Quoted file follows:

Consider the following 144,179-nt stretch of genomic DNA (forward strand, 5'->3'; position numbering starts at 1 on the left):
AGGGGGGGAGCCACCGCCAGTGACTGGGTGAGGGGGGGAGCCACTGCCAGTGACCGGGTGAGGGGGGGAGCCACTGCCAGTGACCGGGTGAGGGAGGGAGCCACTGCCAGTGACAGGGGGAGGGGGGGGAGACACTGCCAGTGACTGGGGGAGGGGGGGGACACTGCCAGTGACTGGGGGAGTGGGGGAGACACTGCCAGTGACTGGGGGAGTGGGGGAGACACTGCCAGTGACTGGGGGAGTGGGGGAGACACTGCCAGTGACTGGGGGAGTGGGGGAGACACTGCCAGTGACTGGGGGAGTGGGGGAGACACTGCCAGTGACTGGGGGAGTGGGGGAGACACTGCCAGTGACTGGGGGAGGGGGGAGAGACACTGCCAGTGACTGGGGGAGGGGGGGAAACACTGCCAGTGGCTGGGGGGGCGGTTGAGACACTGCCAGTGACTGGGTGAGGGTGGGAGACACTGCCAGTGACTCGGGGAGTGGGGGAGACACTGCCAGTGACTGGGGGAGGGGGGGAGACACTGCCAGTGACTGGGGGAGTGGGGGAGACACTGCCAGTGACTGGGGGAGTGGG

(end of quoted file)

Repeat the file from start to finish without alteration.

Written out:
Consider the following 144,179-nt stretch of genomic DNA (forward strand, 5'->3'; position numbering starts at 1 on the left):
AGGGGGGGAGCCACCGCCAGTGACTGGGTGAGGGGGGGAGCCACTGCCAGTGACCGGGTGAGGGGGGGAGCCACTGCCAGTGACCGGGTGAGGGAGGGAGCCACTGCCAGTGACAGGGGGAGGGGGGGGAGACACTGCCAGTGACTGGGGGAGGGGGGGGACACTGCCAGTGACTGGGGGAGTGGGGGAGACACTGCCAGTGACTGGGGGAGTGGGGGAGACACTGCCAGTGACTGGGGGAGTGGGGGAGACACTGCCAGTGACTGGGGGAGTGGGGGAGACACTGCCAGTGACTGGGGGAGTGGGGGAGACACTGCCAGTGACTGGGGGAGTGGGGGAGACACTGCCAGTGACTGGGGGAGGGGGGAGAGACACTGCCAGTGACTGGGGGAGGGGGGGAAACACTGCCAGTGGCTGGGGGGGCGGTTGAGACACTGCCAGTGACTGGGTGAGGGTGGGAGACACTGCCAGTGACTCGGGGAGTGGGGGAGACACTGCCAGTGACTGGGGGAGGGGGGGAGACACTGCCAGTGACTGGGGGAGTGGGGGAGACACTGCCAGTGACTGGGGGAGTGGG